Living close to the ocean has meant that I’ve always had an affinity for watches that can handle a little seawater. It’s no surprise, then, that I seem to gravitate towards dive watches. And for even longer than I’ve had an active interest in watches, I’ve been fascinated by photography, not only as an integral part of my day job but also as a personal passion. So it seems natural that I started experimenting with underwater photography last year, using a Nikonos-V film camera with a 35mm lens. This was the perfect film camera for holidays and camping trips because of its robust build and the joy of shooting film. With the wait and anticipation to see what sort of images I managed to take once the film gets developed, there is a certain excitement to it that other film shooters will relate to.

As fantastic and fun as it is using the Nikonos-V film camera, I also craved the convenience of digital. But I shied away from the prohibitive price entry points of underwater housing for my Canon DSLR or something similar. Over Christmas, however, I was on a break visiting my partner’s family in South Australia. I was in a camera store and saw this little camera in an attractive racing red. It turned out to be the small OM System TG-7. When I heard that this little camera, no bigger than a smartphone, could go 15 meters deep without requiring any housing, I knew that I would need to get one at some point. Then I read Nacho’s feature review of the Nikon Zf, felt greatly inspired, and knew that I had to get the TG-7 soon!

OM System TG-7

A fun photographer’s trick

For me, photography and watches are a natural fit. I’ve been photographing fully manually for 12 years and do a lot of the photography for my Fratello stories. I also utilize my photography skills in my day job. I learned the old-school way as an assistant for a studio photographer, learning everything from exposure to how to use both natural and studio light, film and digital editing, and post-production. One of the most fun things — and it’s not a bad party trick — is being able to accurately judge exposure settings for friends using cameras just by looking at the subject.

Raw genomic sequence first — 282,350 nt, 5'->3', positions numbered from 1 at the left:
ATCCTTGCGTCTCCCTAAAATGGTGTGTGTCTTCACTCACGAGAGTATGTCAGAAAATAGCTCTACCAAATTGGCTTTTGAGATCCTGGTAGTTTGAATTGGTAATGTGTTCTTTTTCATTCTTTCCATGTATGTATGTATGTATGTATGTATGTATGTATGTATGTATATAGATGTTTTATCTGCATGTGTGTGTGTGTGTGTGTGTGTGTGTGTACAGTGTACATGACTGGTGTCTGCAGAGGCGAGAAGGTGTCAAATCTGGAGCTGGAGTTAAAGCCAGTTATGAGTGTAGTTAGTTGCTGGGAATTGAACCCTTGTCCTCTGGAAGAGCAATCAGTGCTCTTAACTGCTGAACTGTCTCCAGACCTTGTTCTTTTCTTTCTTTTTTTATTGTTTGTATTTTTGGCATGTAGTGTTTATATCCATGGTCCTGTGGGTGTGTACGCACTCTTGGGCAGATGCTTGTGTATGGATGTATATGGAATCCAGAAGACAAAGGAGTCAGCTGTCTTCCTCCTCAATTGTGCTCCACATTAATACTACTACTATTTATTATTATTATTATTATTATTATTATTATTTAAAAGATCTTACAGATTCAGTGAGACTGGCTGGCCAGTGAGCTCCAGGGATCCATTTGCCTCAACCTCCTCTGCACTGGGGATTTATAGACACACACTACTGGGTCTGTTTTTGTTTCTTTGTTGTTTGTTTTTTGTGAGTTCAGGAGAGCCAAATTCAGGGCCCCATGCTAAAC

Say you are on a bus with a friend who wants to take a shot of an area where it’s difficult to judge exposure, like the shadows under someone’s eyes. It is fun to rattle off a shutter speed, ISO speed, and aperture speed and be accurate with your guess — like a human light meter, as a friend of mine says. When you have shot thousands of individual photos using an ISO 400 film or a consistent baseline-speed digital ISO setting, you can teach yourself this cool trick. With this in mind, I wanted to clarify my approach to this review.

My approach to this review

I went into this story wanting to provide a general sense of what this camera is like, not a detailed or technical review. There are plenty of those out there. Though I could tread that path, I am much more interested in what this camera feels like to operate and the experience I’ve had in using it underwater for shooting watches. This is about the vibe of the camera, not a rundown of its technical capabilities.